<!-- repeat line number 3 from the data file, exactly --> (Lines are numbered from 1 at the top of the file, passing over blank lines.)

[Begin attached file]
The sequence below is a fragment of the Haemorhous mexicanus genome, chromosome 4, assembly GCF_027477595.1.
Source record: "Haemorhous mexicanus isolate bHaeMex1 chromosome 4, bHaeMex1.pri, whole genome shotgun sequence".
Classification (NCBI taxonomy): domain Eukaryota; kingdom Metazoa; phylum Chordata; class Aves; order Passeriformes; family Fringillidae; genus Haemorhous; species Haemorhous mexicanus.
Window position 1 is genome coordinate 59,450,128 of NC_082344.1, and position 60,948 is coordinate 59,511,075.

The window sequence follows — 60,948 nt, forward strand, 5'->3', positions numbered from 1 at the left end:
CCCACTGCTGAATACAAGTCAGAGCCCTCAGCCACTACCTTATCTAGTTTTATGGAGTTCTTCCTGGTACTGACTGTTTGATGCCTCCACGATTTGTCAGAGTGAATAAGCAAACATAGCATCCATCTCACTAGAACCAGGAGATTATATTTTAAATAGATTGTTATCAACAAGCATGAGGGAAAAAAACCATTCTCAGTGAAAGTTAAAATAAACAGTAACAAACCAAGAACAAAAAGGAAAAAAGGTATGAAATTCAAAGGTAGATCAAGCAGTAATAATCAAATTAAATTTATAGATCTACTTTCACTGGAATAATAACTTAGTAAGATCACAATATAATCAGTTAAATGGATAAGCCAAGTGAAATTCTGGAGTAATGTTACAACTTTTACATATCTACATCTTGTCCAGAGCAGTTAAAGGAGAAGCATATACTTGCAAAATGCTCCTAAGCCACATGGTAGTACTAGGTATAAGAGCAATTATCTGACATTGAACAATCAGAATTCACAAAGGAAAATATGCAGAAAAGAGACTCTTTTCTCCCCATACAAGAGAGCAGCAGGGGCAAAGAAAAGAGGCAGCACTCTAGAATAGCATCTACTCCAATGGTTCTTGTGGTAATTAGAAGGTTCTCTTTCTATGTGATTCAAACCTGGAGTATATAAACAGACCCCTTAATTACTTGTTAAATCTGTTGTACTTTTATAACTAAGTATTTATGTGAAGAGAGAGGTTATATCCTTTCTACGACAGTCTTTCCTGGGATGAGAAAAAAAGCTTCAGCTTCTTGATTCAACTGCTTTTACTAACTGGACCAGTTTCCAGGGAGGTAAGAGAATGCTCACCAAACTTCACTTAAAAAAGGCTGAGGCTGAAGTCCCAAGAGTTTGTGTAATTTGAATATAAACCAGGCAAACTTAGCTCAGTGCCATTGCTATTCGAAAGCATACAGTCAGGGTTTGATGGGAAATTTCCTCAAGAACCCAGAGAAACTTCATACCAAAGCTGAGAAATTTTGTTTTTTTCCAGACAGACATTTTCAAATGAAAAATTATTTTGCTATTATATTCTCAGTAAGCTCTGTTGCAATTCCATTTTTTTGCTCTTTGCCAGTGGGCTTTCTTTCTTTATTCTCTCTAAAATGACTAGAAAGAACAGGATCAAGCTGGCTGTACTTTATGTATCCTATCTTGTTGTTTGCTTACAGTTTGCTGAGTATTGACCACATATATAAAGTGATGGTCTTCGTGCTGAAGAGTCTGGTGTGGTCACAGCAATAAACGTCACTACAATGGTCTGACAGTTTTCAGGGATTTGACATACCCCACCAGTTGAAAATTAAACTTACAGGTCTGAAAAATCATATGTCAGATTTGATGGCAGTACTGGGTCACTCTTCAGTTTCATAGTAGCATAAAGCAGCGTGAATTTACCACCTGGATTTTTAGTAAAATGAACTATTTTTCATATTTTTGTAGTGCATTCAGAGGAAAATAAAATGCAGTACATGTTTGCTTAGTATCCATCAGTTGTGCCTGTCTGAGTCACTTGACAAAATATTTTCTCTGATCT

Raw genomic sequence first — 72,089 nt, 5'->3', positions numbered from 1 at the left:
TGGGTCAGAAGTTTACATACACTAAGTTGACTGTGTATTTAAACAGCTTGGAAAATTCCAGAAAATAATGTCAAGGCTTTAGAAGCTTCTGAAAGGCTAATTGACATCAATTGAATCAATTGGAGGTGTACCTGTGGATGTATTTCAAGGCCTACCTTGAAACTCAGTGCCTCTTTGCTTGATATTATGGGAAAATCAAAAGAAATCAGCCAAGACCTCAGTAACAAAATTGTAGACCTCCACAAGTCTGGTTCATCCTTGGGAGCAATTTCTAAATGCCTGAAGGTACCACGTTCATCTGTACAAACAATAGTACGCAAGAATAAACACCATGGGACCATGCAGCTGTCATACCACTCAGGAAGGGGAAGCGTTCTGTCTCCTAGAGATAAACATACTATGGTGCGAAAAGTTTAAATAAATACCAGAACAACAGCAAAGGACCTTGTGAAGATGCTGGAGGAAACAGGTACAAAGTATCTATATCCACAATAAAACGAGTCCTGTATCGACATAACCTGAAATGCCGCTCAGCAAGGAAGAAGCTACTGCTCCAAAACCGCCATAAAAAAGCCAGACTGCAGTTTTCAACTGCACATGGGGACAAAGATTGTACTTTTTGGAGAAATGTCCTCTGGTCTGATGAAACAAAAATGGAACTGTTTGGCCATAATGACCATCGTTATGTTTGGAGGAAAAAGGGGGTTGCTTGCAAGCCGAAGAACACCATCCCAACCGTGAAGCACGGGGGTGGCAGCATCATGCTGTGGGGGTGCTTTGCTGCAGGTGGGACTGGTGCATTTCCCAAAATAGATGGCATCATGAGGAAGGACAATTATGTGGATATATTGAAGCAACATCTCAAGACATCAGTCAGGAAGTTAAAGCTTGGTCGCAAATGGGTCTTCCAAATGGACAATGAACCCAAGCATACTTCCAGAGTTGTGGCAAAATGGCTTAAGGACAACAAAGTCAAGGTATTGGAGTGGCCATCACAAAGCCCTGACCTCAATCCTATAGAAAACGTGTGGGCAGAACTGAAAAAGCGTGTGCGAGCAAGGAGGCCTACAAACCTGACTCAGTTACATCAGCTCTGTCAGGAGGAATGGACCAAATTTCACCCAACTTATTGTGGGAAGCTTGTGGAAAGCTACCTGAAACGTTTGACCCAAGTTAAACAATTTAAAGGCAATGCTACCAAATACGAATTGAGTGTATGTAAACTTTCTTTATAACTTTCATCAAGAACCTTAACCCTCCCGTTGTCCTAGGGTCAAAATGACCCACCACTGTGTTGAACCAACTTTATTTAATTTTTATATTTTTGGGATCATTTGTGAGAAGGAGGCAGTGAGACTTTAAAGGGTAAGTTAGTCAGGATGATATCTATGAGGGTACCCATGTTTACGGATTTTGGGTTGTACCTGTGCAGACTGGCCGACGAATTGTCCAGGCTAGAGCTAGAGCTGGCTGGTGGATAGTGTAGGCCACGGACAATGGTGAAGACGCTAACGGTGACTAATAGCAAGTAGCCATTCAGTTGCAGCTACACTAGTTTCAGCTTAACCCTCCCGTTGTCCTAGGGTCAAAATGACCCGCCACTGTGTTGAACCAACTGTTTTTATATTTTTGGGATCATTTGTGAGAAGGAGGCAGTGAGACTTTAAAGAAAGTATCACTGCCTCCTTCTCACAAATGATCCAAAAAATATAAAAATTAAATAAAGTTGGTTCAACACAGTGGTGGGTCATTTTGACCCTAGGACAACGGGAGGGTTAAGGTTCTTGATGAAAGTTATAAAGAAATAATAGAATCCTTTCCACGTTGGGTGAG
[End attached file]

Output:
Classification (NCBI taxonomy): domain Eukaryota; kingdom Metazoa; phylum Chordata; class Aves; order Passeriformes; family Fringillidae; genus Haemorhous; species Haemorhous mexicanus.